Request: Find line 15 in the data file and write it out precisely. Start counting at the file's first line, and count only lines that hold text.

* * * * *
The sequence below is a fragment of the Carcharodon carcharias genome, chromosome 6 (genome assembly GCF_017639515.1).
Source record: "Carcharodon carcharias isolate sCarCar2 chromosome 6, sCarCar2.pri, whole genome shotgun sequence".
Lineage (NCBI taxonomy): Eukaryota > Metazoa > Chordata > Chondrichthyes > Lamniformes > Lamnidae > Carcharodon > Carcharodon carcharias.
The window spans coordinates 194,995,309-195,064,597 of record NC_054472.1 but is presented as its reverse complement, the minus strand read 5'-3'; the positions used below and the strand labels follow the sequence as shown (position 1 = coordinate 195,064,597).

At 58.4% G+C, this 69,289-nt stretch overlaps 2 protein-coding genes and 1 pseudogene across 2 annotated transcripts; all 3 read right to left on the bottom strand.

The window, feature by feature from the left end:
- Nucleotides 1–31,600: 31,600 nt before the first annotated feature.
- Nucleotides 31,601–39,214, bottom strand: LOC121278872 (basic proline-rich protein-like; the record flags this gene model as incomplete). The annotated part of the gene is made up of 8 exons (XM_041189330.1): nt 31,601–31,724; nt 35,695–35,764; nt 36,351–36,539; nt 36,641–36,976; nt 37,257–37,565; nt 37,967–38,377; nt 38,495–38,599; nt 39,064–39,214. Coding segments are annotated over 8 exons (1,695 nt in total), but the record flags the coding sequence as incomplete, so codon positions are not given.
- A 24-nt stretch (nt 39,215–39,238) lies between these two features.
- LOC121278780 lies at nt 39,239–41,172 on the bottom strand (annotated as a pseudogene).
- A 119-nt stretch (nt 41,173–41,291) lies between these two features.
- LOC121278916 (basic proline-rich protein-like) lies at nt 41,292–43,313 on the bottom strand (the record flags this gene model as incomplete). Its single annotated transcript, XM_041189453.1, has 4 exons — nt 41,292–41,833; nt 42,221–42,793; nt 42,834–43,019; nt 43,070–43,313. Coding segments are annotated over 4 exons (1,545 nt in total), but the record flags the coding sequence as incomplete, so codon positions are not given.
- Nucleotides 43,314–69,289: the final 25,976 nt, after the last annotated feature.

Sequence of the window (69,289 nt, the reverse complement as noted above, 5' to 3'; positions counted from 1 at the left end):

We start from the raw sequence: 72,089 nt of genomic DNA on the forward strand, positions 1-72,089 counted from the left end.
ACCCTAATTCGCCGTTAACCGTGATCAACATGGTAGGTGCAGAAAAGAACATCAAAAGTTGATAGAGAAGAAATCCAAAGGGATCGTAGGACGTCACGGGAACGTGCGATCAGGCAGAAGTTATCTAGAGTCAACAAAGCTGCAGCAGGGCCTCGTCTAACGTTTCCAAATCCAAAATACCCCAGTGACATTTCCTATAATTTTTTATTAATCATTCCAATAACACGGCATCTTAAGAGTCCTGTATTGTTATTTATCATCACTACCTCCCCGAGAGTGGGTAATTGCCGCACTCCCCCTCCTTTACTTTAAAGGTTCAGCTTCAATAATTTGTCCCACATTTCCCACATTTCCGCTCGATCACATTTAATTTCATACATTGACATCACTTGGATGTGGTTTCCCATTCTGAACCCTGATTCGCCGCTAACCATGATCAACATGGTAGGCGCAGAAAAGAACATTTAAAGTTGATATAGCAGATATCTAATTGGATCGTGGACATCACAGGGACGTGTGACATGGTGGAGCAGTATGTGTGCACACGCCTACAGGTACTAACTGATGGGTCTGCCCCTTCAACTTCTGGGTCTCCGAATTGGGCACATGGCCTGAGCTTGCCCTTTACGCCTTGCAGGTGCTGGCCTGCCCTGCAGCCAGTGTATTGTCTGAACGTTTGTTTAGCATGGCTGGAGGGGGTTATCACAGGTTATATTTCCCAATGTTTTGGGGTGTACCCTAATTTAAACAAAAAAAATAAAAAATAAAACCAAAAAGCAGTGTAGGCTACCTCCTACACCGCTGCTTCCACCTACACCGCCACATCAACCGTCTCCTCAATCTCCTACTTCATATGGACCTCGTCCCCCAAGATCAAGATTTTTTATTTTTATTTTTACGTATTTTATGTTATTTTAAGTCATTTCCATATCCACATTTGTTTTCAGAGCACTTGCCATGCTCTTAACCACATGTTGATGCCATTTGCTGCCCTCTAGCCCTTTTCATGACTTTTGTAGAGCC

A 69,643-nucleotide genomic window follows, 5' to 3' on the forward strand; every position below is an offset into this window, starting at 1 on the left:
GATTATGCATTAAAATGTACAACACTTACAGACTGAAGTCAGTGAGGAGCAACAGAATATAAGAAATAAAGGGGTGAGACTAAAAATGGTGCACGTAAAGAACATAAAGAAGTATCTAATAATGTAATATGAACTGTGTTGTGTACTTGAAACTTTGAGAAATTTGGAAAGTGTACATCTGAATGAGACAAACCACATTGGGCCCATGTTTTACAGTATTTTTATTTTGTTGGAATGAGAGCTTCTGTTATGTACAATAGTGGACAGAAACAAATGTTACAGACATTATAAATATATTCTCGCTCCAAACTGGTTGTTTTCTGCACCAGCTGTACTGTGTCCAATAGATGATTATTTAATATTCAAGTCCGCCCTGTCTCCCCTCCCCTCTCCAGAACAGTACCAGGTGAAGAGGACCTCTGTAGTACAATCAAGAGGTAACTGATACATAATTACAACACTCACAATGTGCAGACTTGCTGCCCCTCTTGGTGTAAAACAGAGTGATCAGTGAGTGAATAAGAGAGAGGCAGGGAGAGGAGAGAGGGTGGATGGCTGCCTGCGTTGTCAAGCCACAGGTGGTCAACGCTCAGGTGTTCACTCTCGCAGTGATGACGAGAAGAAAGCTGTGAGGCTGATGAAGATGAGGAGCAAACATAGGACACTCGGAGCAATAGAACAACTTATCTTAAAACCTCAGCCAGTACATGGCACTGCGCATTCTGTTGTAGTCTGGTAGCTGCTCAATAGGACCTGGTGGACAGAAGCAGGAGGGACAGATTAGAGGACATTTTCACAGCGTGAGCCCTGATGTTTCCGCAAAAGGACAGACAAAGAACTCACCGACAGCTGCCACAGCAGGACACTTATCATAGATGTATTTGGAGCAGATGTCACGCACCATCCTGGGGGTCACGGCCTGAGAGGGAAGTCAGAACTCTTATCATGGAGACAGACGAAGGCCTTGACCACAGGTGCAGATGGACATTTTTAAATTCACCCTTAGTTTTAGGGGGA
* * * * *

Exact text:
We start from the raw sequence: 72,089 nt of genomic DNA on the forward strand, positions 1-72,089 counted from the left end.